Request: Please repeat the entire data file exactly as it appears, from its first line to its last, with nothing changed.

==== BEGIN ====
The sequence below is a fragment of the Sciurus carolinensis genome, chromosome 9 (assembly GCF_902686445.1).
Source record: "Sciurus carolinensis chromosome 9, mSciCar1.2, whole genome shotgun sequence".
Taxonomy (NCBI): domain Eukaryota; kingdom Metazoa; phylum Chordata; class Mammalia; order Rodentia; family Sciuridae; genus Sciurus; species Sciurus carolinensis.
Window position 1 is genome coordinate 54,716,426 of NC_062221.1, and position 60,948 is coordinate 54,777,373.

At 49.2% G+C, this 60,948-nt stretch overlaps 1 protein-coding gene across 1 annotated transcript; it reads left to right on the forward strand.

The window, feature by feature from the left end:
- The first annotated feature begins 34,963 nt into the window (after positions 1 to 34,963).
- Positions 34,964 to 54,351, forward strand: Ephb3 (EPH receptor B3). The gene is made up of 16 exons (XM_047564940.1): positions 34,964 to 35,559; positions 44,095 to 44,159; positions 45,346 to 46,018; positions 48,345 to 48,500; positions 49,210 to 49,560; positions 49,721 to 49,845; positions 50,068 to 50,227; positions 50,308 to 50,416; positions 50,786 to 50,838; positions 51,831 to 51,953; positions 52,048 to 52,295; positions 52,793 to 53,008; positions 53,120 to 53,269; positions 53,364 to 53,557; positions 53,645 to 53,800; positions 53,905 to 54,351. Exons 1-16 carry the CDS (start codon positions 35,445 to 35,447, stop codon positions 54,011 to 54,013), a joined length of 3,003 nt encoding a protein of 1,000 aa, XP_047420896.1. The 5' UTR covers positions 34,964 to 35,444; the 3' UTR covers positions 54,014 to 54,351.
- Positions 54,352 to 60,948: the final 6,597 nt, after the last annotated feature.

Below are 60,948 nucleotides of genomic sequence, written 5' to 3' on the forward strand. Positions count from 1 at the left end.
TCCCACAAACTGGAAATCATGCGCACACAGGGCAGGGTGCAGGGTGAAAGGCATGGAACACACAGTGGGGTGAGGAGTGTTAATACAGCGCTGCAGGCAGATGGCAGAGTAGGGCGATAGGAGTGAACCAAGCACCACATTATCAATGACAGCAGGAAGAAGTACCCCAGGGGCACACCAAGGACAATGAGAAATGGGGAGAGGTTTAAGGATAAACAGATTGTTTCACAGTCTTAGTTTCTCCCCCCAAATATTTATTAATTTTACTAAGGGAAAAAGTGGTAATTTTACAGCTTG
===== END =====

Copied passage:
The sequence below is a fragment of the Sciurus carolinensis genome, chromosome 9 (assembly GCF_902686445.1).
Source record: "Sciurus carolinensis chromosome 9, mSciCar1.2, whole genome shotgun sequence".
Taxonomy (NCBI): domain Eukaryota; kingdom Metazoa; phylum Chordata; class Mammalia; order Rodentia; family Sciuridae; genus Sciurus; species Sciurus carolinensis.
Window position 1 is genome coordinate 54,716,426 of NC_062221.1, and position 60,948 is coordinate 54,777,373.

At 49.2% G+C, this 60,948-nt stretch overlaps 1 protein-coding gene across 1 annotated transcript; it reads left to right on the forward strand.

The window, feature by feature from the left end:
- The first annotated feature begins 34,963 nt into the window (after positions 1 to 34,963).
- Positions 34,964 to 54,351, forward strand: Ephb3 (EPH receptor B3). The gene is made up of 16 exons (XM_047564940.1): positions 34,964 to 35,559; positions 44,095 to 44,159; positions 45,346 to 46,018; positions 48,345 to 48,500; positions 49,210 to 49,560; positions 49,721 to 49,845; positions 50,068 to 50,227; positions 50,308 to 50,416; positions 50,786 to 50,838; positions 51,831 to 51,953; positions 52,048 to 52,295; positions 52,793 to 53,008; positions 53,120 to 53,269; positions 53,364 to 53,557; positions 53,645 to 53,800; positions 53,905 to 54,351. Exons 1-16 carry the CDS (start codon positions 35,445 to 35,447, stop codon positions 54,011 to 54,013), a joined length of 3,003 nt encoding a protein of 1,000 aa, XP_047420896.1. The 5' UTR covers positions 34,964 to 35,444; the 3' UTR covers positions 54,014 to 54,351.
- Positions 54,352 to 60,948: the final 6,597 nt, after the last annotated feature.

Below are 60,948 nucleotides of genomic sequence, written 5' to 3' on the forward strand. Positions count from 1 at the left end.
TCCCACAAACTGGAAATCATGCGCACACAGGGCAGGGTGCAGGGTGAAAGGCATGGAACACACAGTGGGGTGAGGAGTGTTAATACAGCGCTGCAGGCAGATGGCAGAGTAGGGCGATAGGAGTGAACCAAGCACCACATTATCAATGACAGCAGGAAGAAGTACCCCAGGGGCACACCAAGGACAATGAGAAATGGGGAGAGGTTTAAGGATAAACAGATTGTTTCACAGTCTTAGTTTCTCCCCCCAAATATTTATTAATTTTACTAAGGGAAAAAGTGGTAATTTTACAGCTTG